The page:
If I were a little kid, this would be normal learning-how-to ride falling, but I’m not only not a little kid, I’m old. I’m at the age where doctors start to tut-tut about the dangers of falling. And I was never flexible and now have cranky knees and other stiff joints.
But here’s what saved me: I know how to fall. Continue reading
It is said that part of the life of the writer – a big part, perhaps the biggest – is WAITING. Once you’ve done something and it’s out of your hands, you wait. You wait for an editor to send it back. You wait for a copyedit. You wait for cover art. You wait for publication. Most often, heartbreakingly often, you wait for money to come in from somewhere. You’d think that this would teach the human being who purports to be a writer a modicum of patience. But no. When God was giving out patience I must have been stuck in a different queue somewhere. I have very little patience with waiting, and particularly with waiting for other people to do stuff that needs doing before I can get on with doing my own tasks.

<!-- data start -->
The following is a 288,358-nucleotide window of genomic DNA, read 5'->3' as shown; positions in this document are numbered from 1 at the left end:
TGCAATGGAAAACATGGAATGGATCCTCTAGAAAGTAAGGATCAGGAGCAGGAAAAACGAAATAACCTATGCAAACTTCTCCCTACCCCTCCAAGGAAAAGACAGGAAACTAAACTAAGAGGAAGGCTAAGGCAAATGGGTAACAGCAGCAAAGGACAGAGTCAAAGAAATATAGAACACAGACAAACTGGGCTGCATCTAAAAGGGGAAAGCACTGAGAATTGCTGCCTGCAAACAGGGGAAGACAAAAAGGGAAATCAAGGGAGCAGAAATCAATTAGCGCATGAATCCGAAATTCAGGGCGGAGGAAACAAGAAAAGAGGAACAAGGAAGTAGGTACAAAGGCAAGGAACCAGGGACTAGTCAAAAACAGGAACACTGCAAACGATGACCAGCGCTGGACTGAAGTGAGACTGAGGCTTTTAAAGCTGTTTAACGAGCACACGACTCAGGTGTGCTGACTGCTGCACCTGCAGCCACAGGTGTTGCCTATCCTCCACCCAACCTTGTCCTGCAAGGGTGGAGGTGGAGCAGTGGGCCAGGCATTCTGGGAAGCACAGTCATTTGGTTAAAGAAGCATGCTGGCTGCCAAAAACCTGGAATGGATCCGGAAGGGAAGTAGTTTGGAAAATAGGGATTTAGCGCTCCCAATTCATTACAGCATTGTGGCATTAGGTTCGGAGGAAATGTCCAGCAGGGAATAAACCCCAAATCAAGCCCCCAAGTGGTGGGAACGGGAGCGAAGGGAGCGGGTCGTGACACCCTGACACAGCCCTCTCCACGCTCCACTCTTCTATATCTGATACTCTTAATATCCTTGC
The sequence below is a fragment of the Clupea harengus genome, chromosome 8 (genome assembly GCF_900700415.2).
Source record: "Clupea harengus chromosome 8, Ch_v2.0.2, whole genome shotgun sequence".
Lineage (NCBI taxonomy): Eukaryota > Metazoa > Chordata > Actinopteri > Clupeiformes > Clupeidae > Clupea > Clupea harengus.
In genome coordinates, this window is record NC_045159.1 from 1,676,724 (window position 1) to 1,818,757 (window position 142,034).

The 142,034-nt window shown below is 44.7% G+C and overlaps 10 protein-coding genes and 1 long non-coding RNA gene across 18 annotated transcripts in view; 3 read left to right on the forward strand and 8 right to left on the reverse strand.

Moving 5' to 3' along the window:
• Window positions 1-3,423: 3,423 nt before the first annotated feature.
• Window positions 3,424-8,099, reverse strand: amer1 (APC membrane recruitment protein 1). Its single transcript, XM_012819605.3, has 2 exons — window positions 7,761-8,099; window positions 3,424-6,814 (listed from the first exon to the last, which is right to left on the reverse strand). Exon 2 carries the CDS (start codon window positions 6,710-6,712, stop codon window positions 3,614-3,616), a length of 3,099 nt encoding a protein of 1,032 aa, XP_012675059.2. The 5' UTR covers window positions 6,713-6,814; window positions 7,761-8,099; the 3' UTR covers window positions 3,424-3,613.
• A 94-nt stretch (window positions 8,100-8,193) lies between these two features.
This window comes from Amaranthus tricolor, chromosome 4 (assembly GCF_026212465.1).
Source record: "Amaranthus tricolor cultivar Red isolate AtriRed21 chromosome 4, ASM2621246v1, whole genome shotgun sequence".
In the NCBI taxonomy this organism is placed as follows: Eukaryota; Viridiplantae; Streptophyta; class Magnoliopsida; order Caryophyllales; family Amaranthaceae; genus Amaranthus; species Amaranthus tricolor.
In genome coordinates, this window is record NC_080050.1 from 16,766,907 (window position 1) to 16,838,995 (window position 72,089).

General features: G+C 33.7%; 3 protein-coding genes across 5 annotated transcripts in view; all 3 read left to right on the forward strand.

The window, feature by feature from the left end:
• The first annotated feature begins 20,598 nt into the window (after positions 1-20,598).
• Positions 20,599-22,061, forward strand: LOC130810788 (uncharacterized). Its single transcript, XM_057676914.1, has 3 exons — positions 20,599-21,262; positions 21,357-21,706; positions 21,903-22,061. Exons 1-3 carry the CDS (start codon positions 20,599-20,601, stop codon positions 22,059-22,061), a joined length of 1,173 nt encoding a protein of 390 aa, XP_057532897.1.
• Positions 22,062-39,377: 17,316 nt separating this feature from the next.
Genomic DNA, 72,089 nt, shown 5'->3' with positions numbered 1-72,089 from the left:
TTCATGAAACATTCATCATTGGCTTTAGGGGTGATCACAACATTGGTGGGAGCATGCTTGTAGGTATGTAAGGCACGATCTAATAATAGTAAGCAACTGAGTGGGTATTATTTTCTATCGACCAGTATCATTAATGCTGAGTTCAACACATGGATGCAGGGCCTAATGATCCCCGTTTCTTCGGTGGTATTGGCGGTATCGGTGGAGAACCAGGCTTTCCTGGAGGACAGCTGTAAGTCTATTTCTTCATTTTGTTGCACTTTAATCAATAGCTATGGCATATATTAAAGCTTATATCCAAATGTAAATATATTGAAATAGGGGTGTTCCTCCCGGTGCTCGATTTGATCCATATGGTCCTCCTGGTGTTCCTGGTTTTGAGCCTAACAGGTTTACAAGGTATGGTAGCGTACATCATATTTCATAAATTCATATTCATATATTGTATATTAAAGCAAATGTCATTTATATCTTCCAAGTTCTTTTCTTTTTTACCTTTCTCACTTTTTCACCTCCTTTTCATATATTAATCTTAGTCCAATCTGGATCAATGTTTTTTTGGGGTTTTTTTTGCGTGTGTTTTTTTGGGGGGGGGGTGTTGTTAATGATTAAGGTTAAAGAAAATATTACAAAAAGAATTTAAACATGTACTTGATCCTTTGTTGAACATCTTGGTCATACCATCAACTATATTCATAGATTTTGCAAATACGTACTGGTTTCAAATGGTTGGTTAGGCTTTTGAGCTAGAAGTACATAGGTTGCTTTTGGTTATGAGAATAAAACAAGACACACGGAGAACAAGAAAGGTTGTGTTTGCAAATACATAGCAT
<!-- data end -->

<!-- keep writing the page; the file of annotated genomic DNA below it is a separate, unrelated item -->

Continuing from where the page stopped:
I had meant to write more about Ireland and Dublin (as if you haven’t already heard enough, but I’m still processing), but I was going through my trip photos and stopped at this one, taken through the window of my return flight.
It’s a good photo, though it misses some details because the plane was moving and by the time I realized what I was seeing we were past the point where I could capture it.
That’s Greenland, much coveted by the current occupant of the White House. That misty river dead center is what I think must be a miles-wide spill of slowly melting snow, the source of the white dots that speckle the sea like candy dots. They are chunks of ice and snow breaking off to melt, gradually, into the ocean and swell the rising waters. Continue reading
Have you noticed that this project has taken a couple of hard left turns, in the journey from inspiration to completion? I am deep on the pantser side of the creative spectrum, so this always happens to me. I welcome it, the work telling you what it wants to be. That green cording, for instance, remember that? Now it is made up and I can wear it I can see that this dressing gown is already so heavy, adding eight yards of heavy cording would have been a truly lousy idea. And frankly a corded hem is excruciating to execute, worse than lace insertion (which is so difficult I have vowed to never do it again). I’d have to do it over and over to get the garment hanging evenly at the right length. How much energy and aggravation I have saved by ditching the idea!